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85/372 Virginal, wood / bone / tempera, attributed to Vincentius de Taeggiis, Bologna, Italy, 1629. Click to enlarge.

Virginal by Vincentius de Taeggiis

This instrument is not only the oldest musical instrument in the museum's collection but also possibly the oldest keyboard instrument in a public collection in Australia. It is representative of the broad style of plucked string keyboard instruments common in several parts of Europe from about the fifteenth century until the eighteenth century that featured lid paintings as an integral part of their artistic expression. Its significance lies in these main attributes.

The instrument has a compass of 4 octaves with a short octave in the bass. The painting possibly dates from a later period being in an eighteenth century Italian style. A recent series of ultra violet and infrared images of the painting revealed repainting of some parts with the possible addition of a human figure to the group on the left hand side and to the front of the couple dancing.

Not a lot is known of the previous history of this instrument. It appears to have still been in Italian hands during the 1830s judging by an inscription on the instrument. Donald H Boalch in Makers of the Harpsichord and Clavichord 1440-1840 (Clarendon Press, Oxford, 1995) suggests that this virginals is probably the same as one by de Taegis that was a part of the Savoye Collection in Paris and was sold in 1924. By all accounts it seems likely that this instrument is the only existing example by this maker.

Vincentius de Taeggiis was a member of the religious order, the Servites of Mary in the convent of San Giorgio in Bologna. He was part of the household of Cardinal Ludovico Ludovisi, a nephew of Pope Gregory XV. According to existing records in the archive of the Servites of Mary in Rome there is no indication of the role he played in the household or whether he was as a carpenter, instrument maker or musician.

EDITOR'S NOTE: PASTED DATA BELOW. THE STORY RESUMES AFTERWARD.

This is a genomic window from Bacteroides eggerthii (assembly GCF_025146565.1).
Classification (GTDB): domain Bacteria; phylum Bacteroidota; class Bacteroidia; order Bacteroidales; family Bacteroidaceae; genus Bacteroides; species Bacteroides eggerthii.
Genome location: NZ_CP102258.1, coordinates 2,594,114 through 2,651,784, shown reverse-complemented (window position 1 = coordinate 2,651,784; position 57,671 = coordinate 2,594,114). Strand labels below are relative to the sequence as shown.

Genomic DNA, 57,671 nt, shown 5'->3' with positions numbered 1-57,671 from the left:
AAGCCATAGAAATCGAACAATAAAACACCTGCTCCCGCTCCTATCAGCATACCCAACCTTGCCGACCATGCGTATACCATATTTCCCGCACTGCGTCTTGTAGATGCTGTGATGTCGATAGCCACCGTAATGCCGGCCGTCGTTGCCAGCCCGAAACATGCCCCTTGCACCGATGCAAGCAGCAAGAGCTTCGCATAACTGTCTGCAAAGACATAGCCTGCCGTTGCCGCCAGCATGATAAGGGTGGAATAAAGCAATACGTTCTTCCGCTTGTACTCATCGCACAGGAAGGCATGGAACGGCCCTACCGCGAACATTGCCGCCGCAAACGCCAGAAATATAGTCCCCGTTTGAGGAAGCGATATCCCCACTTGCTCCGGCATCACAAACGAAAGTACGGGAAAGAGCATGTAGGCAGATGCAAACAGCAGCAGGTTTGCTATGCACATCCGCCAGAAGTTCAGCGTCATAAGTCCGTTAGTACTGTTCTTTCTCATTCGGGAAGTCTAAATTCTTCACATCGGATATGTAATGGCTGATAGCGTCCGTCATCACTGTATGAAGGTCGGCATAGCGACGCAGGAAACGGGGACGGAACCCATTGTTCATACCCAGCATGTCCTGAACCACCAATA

Object No.


Object Statement

Virginal, wood / bone / tempera, attributed to Vincentius de Taeggiis, Bologna, Italy, 1629

Physical Description

Rectangular wooden virginal with false inner/outer construction. The outer case is made of painted green pine and the instrument and mouldings are made of cypress, decorated with bone studs. The compass is 4 octaves E/CC to F3 with a short octave in the base. The inside lid is decorated with figures in a landscape, painted in tempera by a follower of Paul Bril (1554-1626), depicting hunting and fishing scenes and figures playing musical instruments (bass violin, cornett, hurdy-gurdy and harp).


Inscribed on inside lid in Renaissance Roman capitals: "F. VINCENTIUS de TAEGGIIS BONON ORDINs SERVOR. B.M.V. ANNO MDCXXIX".



200 mm


1500 mm


485 mm



Attributed to Vincentius de Taeggiis, Bologna, Italy, 1629.


Credit Line

Purchased 1985

Acquisition Date

28 March 1985

Cite this Object


Virginal by Vincentius de Taeggiis 2020, Museum of Applied Arts & Sciences, accessed 26 September 2020, <>


{{cite web |url= |title=Virginal by Vincentius de Taeggiis |author=Museum of Applied Arts & Sciences |access-date=26 September 2020 |publisher=Museum of Applied Arts & Sciences, Australia}}


This object record is currently incomplete. Other information may exist in a non-digital form. The Museum continues to update and add new research to collection records.